40 Million Years Old
Elm trees first made an appearance in the Miocene period, about 40 million years ago.
Originating in central Asia, the tree has flourished and has established itself over most of North America, Europe and Asia.
Understanding how an elm tree lives and breathes is important in understanding how Dutch elm disease has spread.
Just like the human cardio-vascular system of arteries and veins, a tree has a vascular system of long thin vertical tubes. This vascular system takes the water and nutrients from the roots and distributes them throughout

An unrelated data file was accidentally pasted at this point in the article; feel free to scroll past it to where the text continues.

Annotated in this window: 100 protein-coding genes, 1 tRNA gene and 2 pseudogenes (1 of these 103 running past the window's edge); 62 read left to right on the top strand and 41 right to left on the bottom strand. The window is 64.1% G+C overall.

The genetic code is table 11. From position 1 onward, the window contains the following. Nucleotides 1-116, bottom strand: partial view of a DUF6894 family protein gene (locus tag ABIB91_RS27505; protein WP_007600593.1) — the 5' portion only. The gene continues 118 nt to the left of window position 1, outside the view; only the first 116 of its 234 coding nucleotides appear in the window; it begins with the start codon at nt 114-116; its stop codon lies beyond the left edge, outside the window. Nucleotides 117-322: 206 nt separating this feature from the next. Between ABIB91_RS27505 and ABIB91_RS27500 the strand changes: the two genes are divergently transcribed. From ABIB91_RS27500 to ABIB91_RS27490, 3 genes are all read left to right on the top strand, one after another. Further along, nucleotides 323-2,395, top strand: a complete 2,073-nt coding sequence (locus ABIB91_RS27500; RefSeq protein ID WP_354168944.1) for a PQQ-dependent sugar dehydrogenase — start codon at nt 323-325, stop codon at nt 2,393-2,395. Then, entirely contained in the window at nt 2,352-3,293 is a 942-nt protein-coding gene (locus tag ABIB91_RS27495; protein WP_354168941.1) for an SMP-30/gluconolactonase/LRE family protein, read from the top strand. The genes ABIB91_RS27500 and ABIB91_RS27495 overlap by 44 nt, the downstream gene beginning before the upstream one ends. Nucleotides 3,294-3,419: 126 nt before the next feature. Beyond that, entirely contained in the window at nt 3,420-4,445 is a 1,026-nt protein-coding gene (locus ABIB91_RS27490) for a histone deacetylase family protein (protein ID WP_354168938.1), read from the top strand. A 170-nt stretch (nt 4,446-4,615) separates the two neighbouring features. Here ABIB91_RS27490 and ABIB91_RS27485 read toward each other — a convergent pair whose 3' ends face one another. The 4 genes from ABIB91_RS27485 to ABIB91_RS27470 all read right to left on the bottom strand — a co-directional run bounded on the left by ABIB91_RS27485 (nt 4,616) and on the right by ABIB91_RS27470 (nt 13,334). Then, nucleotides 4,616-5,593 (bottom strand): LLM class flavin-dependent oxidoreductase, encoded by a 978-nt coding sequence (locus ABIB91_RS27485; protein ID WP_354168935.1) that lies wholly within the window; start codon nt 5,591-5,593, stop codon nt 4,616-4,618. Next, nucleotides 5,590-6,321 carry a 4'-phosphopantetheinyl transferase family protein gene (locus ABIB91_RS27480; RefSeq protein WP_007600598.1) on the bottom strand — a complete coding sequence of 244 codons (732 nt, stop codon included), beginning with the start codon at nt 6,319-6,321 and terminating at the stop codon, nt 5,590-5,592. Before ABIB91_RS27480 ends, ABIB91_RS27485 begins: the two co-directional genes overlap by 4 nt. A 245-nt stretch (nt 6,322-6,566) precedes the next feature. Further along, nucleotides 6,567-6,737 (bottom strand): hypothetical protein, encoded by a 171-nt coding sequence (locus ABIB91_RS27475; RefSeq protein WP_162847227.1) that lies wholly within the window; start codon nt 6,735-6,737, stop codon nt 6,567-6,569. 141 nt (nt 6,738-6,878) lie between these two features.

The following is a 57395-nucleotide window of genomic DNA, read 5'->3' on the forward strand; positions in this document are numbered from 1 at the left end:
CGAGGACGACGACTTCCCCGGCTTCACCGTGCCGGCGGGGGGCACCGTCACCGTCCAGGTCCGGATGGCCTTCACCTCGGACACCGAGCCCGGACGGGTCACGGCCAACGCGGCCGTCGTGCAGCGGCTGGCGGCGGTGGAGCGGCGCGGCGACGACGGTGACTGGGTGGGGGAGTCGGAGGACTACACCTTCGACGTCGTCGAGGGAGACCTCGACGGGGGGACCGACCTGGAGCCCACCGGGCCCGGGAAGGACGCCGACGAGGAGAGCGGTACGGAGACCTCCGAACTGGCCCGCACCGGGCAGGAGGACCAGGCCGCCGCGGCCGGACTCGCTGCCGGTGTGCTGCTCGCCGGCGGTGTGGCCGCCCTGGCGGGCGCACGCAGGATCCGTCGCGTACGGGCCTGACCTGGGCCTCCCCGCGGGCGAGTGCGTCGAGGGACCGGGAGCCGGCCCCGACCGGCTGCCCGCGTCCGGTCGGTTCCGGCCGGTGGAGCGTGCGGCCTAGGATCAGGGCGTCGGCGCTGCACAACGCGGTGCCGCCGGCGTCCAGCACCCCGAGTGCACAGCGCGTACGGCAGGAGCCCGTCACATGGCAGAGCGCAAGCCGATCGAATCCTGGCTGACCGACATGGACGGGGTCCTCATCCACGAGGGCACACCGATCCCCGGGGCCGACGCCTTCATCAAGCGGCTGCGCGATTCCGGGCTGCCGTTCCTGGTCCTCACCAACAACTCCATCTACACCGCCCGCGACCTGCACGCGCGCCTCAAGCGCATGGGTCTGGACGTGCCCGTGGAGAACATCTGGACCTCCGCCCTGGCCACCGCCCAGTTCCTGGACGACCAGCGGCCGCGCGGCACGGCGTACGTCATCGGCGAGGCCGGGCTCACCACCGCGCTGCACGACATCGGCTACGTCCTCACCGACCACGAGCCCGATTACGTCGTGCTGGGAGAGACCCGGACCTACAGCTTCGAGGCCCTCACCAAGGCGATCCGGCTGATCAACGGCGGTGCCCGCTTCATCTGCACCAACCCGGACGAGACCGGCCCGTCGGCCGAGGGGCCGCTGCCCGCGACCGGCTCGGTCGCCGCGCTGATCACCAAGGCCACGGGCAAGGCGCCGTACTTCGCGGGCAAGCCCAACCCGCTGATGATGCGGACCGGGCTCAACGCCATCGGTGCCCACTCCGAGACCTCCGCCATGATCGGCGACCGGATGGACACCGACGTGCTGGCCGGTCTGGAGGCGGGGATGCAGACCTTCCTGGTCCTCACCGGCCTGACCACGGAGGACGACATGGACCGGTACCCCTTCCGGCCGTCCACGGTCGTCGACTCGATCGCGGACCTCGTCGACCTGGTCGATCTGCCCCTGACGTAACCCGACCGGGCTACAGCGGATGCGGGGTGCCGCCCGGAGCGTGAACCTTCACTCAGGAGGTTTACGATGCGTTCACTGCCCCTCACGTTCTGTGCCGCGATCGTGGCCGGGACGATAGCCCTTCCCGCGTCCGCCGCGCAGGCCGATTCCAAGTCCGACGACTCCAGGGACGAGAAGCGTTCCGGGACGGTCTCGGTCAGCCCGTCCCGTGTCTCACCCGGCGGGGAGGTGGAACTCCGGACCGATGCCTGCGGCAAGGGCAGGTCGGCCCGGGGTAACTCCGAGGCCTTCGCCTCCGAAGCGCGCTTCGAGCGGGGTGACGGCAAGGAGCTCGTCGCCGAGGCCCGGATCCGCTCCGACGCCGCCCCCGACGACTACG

In an elm, the cells that produce the vascular tubes are found just beneath the bark in a layer called the cambium. After each growing season, the inner part of the cambium dies. A new cambium is formed the next
spring. If you cut through a tree trunk, you can see the tree rings. Each ring is a cambium layer.
An elm tree has a very efficient vascular system but that also makes it vulnerable. The same qualities that allow the elm to efficiently draw water to its upper leaves also give fungi and insects easy access to the inner
workings of the tree. The fungus that causes Dutch elm disease, for example, essentially clogs the elm tree’s vascular system.
Dutch elm disease can be treated. However, because the tree’s vascular system is renewed every year, treatments have to be repeated annually.